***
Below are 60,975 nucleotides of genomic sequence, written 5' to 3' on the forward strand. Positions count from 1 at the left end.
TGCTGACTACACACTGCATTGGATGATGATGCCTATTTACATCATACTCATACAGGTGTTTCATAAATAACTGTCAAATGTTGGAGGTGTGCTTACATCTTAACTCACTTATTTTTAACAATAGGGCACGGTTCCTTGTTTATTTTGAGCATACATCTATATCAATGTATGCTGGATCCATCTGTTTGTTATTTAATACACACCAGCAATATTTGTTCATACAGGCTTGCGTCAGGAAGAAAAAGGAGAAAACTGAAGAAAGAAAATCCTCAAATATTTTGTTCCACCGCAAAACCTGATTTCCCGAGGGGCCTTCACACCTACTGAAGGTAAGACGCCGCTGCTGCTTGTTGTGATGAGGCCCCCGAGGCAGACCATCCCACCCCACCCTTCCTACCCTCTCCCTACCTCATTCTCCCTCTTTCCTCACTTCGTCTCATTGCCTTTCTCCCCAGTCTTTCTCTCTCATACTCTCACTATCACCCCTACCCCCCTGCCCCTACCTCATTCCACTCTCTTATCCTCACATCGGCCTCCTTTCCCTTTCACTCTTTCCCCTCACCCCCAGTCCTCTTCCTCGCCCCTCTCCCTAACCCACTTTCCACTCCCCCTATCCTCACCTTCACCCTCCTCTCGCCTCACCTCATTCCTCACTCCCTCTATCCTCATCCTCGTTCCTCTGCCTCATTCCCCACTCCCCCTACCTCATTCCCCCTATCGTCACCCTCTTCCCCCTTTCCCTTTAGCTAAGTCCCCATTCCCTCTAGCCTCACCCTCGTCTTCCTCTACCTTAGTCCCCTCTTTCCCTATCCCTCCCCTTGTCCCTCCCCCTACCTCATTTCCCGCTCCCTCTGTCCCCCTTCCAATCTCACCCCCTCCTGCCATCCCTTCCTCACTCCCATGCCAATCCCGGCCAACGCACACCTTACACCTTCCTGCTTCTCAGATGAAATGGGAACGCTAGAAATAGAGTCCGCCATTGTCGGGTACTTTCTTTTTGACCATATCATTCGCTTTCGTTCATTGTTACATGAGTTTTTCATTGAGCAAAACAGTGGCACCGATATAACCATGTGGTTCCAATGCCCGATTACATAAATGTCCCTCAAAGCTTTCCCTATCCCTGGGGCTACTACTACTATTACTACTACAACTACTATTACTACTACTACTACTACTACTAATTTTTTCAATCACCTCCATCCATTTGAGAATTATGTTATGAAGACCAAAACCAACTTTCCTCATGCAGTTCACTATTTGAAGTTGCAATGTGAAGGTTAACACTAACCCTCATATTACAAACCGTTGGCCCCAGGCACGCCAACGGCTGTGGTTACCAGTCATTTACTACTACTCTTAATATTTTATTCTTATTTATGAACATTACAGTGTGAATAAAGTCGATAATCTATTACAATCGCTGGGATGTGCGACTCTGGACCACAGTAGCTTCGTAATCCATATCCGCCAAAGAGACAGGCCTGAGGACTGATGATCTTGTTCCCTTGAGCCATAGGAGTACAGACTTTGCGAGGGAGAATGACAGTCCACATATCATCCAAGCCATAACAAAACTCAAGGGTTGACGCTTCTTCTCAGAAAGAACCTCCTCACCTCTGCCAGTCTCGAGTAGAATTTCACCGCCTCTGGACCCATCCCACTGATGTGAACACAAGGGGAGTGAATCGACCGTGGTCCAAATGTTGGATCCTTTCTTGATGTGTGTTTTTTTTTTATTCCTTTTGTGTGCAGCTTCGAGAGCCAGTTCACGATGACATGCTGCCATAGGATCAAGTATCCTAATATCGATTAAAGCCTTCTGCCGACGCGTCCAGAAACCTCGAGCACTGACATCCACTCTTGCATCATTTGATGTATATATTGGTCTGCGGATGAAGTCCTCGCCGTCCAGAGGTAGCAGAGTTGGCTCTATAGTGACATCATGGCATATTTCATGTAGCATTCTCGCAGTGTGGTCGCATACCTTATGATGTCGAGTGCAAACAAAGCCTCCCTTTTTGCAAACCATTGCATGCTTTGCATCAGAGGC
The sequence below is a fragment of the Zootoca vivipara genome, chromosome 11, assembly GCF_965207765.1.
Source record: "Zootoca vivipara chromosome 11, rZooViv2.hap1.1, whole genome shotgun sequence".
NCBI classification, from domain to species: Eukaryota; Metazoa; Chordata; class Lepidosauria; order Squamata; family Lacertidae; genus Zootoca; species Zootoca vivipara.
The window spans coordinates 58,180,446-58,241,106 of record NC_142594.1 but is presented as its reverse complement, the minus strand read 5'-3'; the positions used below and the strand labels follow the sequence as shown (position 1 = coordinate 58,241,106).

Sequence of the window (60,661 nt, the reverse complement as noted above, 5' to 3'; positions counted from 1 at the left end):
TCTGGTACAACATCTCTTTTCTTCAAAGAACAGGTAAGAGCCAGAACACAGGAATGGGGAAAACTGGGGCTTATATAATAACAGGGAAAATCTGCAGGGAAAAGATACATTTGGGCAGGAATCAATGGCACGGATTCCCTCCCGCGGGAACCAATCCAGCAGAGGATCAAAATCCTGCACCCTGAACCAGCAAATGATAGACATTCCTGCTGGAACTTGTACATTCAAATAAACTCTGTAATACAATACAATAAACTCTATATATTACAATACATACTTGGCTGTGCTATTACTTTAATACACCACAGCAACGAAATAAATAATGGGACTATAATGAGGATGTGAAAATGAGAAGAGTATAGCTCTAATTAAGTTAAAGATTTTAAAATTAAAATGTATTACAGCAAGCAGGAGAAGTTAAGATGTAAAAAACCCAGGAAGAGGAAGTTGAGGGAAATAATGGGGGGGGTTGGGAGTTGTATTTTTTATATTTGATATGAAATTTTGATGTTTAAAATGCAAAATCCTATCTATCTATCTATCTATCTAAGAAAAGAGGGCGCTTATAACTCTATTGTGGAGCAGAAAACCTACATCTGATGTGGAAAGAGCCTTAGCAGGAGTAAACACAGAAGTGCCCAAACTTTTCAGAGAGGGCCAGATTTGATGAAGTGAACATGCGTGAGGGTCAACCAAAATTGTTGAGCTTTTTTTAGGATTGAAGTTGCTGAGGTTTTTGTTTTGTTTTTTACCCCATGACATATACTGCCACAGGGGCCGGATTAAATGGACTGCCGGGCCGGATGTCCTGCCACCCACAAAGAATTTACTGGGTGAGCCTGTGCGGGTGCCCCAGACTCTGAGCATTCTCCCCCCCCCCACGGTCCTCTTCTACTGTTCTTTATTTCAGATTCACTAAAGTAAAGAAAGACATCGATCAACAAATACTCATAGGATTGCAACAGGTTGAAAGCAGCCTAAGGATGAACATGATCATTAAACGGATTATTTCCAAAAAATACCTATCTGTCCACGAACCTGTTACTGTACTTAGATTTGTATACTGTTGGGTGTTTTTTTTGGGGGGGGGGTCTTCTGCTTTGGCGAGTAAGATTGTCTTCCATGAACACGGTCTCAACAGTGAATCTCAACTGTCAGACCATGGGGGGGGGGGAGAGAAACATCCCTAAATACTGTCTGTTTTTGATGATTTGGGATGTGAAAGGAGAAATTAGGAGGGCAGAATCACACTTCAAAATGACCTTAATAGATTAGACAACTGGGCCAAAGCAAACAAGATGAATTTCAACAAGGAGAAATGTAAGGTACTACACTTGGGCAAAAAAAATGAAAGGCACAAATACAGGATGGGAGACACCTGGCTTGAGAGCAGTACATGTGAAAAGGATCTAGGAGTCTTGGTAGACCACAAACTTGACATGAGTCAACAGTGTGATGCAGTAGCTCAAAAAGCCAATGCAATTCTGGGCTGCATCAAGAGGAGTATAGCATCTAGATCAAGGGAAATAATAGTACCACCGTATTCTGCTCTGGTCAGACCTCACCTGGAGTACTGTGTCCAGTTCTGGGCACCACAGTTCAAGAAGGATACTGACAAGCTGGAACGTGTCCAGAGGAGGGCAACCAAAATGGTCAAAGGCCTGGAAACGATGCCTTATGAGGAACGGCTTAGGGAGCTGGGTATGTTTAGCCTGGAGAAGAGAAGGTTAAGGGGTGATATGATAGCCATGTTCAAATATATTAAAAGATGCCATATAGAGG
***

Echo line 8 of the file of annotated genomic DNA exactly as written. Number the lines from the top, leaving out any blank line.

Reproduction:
TCTGGTACAACATCTCTTTTCTTCAAAGAACAGGTAAGAGCCAGAACACAGGAATGGGGAAAACTGGGGCTTATATAATAACAGGGAAAATCTGCAGGGAAAAGATACATTTGGGCAGGAATCAATGGCACGGATTCCCTCCCGCGGGAACCAATCCAGCAGAGGATCAAAATCCTGCACCCTGAACCAGCAAATGATAGACATTCCTGCTGGAACTTGTACATTCAAATAAACTCTGTAATACAATACAATAAACTCTATATATTACAATACATACTTGGCTGTGCTATTACTTTAATACACCACAGCAACGAAATAAATAATGGGACTATAATGAGGATGTGAAAATGAGAAGAGTATAGCTCTAATTAAGTTAAAGATTTTAAAATTAAAATGTATTACAGCAAGCAGGAGAAGTTAAGATGTAAAAAACCCAGGAAGAGGAAGTTGAGGGAAATAATGGGGGGGGTTGGGAGTTGTATTTTTTATATTTGATATGAAATTTTGATGTTTAAAATGCAAAATCCTATCTATCTATCTATCTATCTAAGAAAAGAGGGCGCTTATAACTCTATTGTGGAGCAGAAAACCTACATCTGATGTGGAAAGAGCCTTAGCAGGAGTAAACACAGAAGTGCCCAAACTTTTCAGAGAGGGCCAGATTTGATGAAGTGAACATGCGTGAGGGTCAACCAAAATTGTTGAGCTTTTTTTAGGATTGAAGTTGCTGAGGTTTTTGTTTTGTTTTTTACCCCATGACATATACTGCCACAGGGGCCGGATTAAATGGACTGCCGGGCCGGATGTCCTGCCACCCACAAAGAATTTACTGGGTGAGCCTGTGCGGGTGCCCCAGACTCTGAGCATTCTCCCCCCCCCCACGGTCCTCTTCTACTGTTCTTTATTTCAGATTCACTAAAGTAAAGAAAGACATCGATCAACAAATACTCATAGGATTGCAACAGGTTGAAAGCAGCCTAAGGATGAACATGATCATTAAACGGATTATTTCCAAAAAATACCTATCTGTCCACGAACCTGTTACTGTACTTAGATTTGTATACTGTTGGGTGTTTTTTTTGGGGGGGGGGTCTTCTGCTTTGGCGAGTAAGATTGTCTTCCATGAACACGGTCTCAACAGTGAATCTCAACTGTCAGACCATGGGGGGGGGGGAGAGAAACATCCCTAAATACTGTCTGTTTTTGATGATTTGGGATGTGAAAGGAGAAATTAGGAGGGCAGAATCACACTTCAAAATGACCTTAATAGATTAGACAACTGGGCCAAAGCAAACAAGATGAATTTCAACAAGGAGAAATGTAAGGTACTACACTTGGGCAAAAAAAATGAAAGGCACAAATACAGGATGGGAGACACCTGGCTTGAGAGCAGTACATGTGAAAAGGATCTAGGAGTCTTGGTAGACCACAAACTTGACATGAGTCAACAGTGTGATGCAGTAGCTCAAAAAGCCAATGCAATTCTGGGCTGCATCAAGAGGAGTATAGCATCTAGATCAAGGGAAATAATAGTACCACCGTATTCTGCTCTGGTCAGACCTCACCTGGAGTACTGTGTCCAGTTCTGGGCACCACAGTTCAAGAAGGATACTGACAAGCTGGAACGTGTCCAGAGGAGGGCAACCAAAATGGTCAAAGGCCTGGAAACGATGCCTTATGAGGAACGGCTTAGGGAGCTGGGTATGTTTAGCCTGGAGAAGAGAAGGTTAAGGGGTGATATGATAGCCATGTTCAAATATATTAAAAGATGCCATATAGAGG